Mr PERRETT (Gympie—LNP) (6.38 pm): I rise to speak on the Vegetation Management (Clearing for Relevant Purposes) Amendment Bill 2018. This bill aims to improve transparency and accountability in relation to unfair and restrictive laws. It makes commonsense changes and the LNP will not oppose the bill.
The bill aims to create an obligation on the chief executive to issue an information notice where an application for clearing, as assessed under section 22A of the act, has been rejected and to remove grazing activities from the definition of high-value agriculture clearing to ensure that it is considered a relevant purpose in the chief executive’s consideration of an application to clear under the act.
The first policy objective is to enable a reasonable appeals process, and I note that the second objective—to remove grazing activities—was ruled out of order. The committee noted that the amendment about the provision of an information notice is significant under this act as it triggers the internal and external review processes available to applicants. It recommended that the Minister for Natural Resources, Mines and Energy examine the merits of providing an information notice to applicants under section 22A of the Vegetation Management Act 1999.
The government’s changes last year to the Vegetation Management Act are the most draconian, extensive and aggressive attack on rural and regional landholders. It has had two goes at railroading changes through the parliament. It was about the political appeasement of the activist green movement which is driving this government and holding rural industries hostage. Every time I get up to speak in this parliament, I have to say that this is yet another example of the lip-service this government pays to consultation. It pays lip-service to providing transparency in decisions.
The consultation on vegetation management changes of the Labor dominated committee was purely about going through the motions; it was disingenuous. At one time the minister told us, ‘I have repeatedly said that a key element of achieving this commitment will be through thorough consultation with a range of stakeholders.’ They were shallow words. The consultation process was a sham and farmers were completely ignored. It only highlighted Labor’s arrogance. Not a single recommendation from the committee was accepted, and landholders’ concerns were arrogantly disregarded. Many of the activist groups which have the ear of the government are anti agriculture, anti resources and anti economic development. In fact, as payback some of the worst offenders are now employed by the government.
Under the act, the provision of an information notice by the department’s chief executive triggers the internal and external review process. Section 22A of the act deals with situations where applicants can apply for a development approval to clear vegetation on land. Under section 22A, no such requirement to provide an information notice exists and consequently no review process trigger exists.
This means that rejected applicants have no remedy to internal review of the decision or an external review to the Queensland Civil and Administrative Tribunal, or QCAT. In respect of the operation of the high-value agriculture and irrigated high-value agriculture provision of the act, AgForce noted— Despite following all criteria in the HVA/IHVA guidelines, some members have been refused a positive s22A determination and not been provided with an information notice, leaving them with no recourse to an internal review. Some members have communicated that they have had to go to extraordinary lengths with Queensland Government in order to receive s22A approval … In some instances, this has involved inordinate costs and extended timeframes with the engagement of lawyers in cases before the Planning and Environment Court and/or QCAT. A greater degree of transparency on s22A assessment and approval would have provided landholder applicants with a far better understanding of the prospects of their application being successful and most certainly would have reduced their need to resort to expensive court costs and legal proceedings simply to receive an answer from Queensland Government.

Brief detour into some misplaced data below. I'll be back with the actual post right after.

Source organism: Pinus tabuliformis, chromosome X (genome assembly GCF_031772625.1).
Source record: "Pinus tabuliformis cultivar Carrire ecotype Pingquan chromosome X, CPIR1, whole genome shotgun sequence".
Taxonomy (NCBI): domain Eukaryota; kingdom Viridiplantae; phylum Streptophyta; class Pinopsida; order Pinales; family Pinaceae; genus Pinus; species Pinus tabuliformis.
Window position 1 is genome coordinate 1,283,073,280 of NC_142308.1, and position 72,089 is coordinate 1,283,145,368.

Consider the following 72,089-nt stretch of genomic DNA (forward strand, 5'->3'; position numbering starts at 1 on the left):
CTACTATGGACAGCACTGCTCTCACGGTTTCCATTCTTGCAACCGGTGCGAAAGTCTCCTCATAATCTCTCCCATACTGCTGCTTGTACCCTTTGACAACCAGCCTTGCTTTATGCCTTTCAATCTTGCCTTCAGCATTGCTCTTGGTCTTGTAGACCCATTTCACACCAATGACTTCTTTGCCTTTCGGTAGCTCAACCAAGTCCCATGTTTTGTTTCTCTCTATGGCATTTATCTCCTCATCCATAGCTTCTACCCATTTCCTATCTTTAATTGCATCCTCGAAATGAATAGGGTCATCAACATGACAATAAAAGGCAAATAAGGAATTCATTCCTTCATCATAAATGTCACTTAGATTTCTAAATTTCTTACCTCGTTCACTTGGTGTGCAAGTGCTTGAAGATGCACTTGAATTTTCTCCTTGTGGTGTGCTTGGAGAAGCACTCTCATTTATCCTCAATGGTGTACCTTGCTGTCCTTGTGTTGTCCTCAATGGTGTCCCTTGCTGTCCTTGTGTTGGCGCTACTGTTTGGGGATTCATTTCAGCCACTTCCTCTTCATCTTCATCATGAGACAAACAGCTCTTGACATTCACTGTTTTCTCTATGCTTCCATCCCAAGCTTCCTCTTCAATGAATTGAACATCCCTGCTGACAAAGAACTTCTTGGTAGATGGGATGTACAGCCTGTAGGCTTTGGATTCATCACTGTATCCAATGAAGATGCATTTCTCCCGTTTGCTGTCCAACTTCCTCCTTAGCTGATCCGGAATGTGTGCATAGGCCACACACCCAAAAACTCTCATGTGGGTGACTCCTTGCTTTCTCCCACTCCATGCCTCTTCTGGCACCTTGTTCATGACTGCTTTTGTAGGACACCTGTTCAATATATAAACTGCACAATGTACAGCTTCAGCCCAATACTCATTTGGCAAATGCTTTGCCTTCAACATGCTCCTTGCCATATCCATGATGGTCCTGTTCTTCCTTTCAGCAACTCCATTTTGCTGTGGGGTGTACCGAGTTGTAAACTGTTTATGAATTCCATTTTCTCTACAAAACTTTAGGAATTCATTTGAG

Farmers and graziers are trying to run their businesses with their hands being tied behind their backs. They work in an environment which is subject to conditions outside their control, such as the weather, international trade issues and the fluctuation of our currency. Government legislation and regulation should not make it harder for them to do their job. Labor has effectively locked up almost half a million hectares of agricultural land, while two-thirds of the state is still drought declared. As it removed the ability to self-assess for mulga clearing, it just added another layer of bureaucratic red and green tape to slow down the entire process. Farmers are true environmentalists and responsible custodians of the land. It always makes good sense for them to sustainably manage their land. Grant Maudsley of AgForce said last year—
… rather than being 100 per cent focussed on ecology the whole time, we have to do both. We have to grow food for this state and we have to look after the environment. We accept that and we are proud to do that.
The current vegetation management laws are a kick in the stomach for our hard-working farmers who put food on the table. They are a brutal and unprovoked attack on farmers, their families, their workers and farming communities right across the state. The LNP will continue to work with farmers, landholders and key stakeholder groups to deliver workable, commonsense solutions that allow farmers to get on with the job of managing their farms. I do not oppose the bill.